Ellington 100 (Strayhorn 85) [Composition No. 46]
Ellington 100 (Strayhorn 85) was written during the week of Duke Ellington's 100th birthday celebrations, in the last week of April 1999. I remember being surrounded by a sea of 'tributes' and re-creations, and thinking that very few of them seemed to be genuinely forward-looking. I wanted to see if I could write a piece which would acknowledge my great love of Ellington and his music, but in my own language and from the perspective of 1999, rather than 1939 or 1959. It seemed to present a doubly interesting challenge to do so through the medium of L.I.O., an ensemble working without conventional written music of any kind, and with only the slightest of links with the 'jazz tradition'.
The piece takes them form of 100 beats from an Ellington/Strayhorn ballad (I couldn't keep Billy out of it!), 'flattened' for 10 musicians. The flattening process involved the telescoping of all melody notes into one chord, which is superimposed over the notes of the original harmonisation; the resulting pitches are freely distributed amongst the 10 'orchestra' musicians, who sustain each cluster according to the number of beats given to the source chord in the original song (1 beat = 6 seconds). Over this floating, elegiac backdrop, 4 soloists reflect on their relationship with this material and the jazz tradition. These range from the modernist classical/free improvisation world of Rhodri Davies' harp, through the aggressively disruptive (but 'traditional') pairing of John Edwards and Steve Noble's bass & drums, to the living jazz history of Lol Coxhill, whose beautiful threnody closes the piece. In the piece's middle section a third Ellingtonian layer is provided by a conducted 'sax section', who respond intuitively with non-specific pitches to my 'conducting' of an (unheard) Strayhorn ballad melody.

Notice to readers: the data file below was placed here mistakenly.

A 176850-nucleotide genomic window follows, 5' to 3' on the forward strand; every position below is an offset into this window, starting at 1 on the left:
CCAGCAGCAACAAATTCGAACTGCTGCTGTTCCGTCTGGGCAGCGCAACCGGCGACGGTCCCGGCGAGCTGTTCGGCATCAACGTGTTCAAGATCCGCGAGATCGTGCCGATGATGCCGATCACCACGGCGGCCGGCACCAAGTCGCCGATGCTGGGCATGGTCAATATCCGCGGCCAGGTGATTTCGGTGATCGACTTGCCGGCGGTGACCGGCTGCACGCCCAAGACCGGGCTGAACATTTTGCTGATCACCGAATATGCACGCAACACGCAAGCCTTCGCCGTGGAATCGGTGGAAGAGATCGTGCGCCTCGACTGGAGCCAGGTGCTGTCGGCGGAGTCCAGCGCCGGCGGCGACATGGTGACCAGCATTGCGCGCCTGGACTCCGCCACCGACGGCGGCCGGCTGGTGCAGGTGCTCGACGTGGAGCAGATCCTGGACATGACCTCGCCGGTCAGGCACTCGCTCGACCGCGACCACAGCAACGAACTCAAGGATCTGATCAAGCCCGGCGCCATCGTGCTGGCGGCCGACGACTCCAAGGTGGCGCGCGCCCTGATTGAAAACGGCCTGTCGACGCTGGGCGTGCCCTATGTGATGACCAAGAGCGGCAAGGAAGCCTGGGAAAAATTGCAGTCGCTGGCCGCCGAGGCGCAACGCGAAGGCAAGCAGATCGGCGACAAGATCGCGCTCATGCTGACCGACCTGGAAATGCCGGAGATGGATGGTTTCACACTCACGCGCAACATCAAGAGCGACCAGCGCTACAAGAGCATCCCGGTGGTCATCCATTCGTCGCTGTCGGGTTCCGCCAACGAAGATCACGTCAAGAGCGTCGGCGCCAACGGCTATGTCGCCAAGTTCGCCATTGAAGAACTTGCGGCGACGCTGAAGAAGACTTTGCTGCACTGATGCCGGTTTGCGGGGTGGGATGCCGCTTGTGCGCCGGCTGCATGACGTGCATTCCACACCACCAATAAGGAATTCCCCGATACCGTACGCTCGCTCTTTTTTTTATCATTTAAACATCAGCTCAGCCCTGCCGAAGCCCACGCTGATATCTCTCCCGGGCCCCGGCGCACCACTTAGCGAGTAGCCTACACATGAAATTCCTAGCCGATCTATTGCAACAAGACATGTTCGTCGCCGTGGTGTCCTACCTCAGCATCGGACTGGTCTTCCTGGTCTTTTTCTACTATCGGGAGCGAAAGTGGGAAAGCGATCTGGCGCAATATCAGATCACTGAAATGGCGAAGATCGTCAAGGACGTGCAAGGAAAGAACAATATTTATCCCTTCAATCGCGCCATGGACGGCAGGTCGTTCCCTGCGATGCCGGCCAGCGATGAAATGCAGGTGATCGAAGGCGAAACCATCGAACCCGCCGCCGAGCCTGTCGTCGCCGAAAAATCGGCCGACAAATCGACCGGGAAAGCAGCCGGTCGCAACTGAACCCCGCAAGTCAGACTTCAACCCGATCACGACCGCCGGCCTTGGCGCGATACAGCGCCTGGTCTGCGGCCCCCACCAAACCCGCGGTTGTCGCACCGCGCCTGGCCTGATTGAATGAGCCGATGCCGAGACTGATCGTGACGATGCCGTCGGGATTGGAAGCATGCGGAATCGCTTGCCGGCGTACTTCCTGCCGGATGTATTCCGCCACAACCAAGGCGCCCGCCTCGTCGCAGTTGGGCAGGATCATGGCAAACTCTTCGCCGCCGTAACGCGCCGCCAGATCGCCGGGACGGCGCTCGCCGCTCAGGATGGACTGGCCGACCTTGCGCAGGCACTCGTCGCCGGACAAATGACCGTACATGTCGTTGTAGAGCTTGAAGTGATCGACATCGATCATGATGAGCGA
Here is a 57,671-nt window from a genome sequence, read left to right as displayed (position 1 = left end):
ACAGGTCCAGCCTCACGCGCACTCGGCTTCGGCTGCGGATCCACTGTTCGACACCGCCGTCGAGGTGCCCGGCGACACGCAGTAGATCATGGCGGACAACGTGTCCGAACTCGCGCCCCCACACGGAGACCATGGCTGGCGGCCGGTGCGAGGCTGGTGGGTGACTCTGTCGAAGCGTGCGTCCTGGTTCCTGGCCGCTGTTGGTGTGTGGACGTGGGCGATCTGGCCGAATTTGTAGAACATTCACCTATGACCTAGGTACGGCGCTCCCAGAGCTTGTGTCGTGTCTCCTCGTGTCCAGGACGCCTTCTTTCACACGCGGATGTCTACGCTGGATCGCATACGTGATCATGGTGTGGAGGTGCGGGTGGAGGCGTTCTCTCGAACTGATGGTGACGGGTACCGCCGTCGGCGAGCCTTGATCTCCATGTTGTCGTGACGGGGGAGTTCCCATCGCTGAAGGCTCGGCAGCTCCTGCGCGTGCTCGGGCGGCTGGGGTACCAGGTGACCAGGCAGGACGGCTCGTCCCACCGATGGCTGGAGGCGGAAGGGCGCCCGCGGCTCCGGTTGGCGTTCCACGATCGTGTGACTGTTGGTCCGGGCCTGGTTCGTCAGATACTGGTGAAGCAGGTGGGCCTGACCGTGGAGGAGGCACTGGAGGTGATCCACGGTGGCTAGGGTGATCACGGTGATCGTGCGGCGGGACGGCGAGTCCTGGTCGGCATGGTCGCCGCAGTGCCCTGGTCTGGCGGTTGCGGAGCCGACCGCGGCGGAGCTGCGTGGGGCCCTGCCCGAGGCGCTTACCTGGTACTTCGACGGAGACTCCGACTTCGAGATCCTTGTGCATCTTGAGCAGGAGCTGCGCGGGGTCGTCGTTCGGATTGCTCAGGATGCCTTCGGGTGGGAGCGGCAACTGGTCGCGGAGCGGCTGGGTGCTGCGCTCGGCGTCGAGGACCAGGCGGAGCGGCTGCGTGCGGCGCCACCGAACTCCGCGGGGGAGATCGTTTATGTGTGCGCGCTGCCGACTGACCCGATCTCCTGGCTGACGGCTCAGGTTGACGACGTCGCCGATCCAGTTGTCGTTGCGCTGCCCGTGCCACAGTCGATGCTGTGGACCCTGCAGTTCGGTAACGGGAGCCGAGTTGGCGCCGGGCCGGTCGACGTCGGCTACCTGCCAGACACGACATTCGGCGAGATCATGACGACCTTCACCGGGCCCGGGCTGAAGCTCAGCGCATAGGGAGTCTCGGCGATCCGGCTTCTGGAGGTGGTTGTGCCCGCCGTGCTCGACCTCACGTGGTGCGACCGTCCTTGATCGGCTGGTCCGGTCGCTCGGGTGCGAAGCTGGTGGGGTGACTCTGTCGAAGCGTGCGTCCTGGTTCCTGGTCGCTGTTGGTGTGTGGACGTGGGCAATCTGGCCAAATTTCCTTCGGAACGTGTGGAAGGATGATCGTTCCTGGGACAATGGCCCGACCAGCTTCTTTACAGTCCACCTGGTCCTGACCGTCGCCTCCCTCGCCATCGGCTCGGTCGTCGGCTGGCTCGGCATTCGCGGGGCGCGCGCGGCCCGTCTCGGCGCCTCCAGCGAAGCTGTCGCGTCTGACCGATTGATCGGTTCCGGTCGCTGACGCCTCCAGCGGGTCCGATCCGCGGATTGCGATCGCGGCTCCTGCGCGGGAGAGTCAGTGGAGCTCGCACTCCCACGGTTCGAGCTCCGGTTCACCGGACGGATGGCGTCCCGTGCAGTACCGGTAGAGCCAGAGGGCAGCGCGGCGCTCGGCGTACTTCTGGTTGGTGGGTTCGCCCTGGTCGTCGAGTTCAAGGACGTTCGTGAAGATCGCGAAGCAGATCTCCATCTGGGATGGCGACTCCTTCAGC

This piece was first performed by L.I.O. at the Red Rose Club, London, on the 2nd May 1999.
© Simon H. Fell 1999
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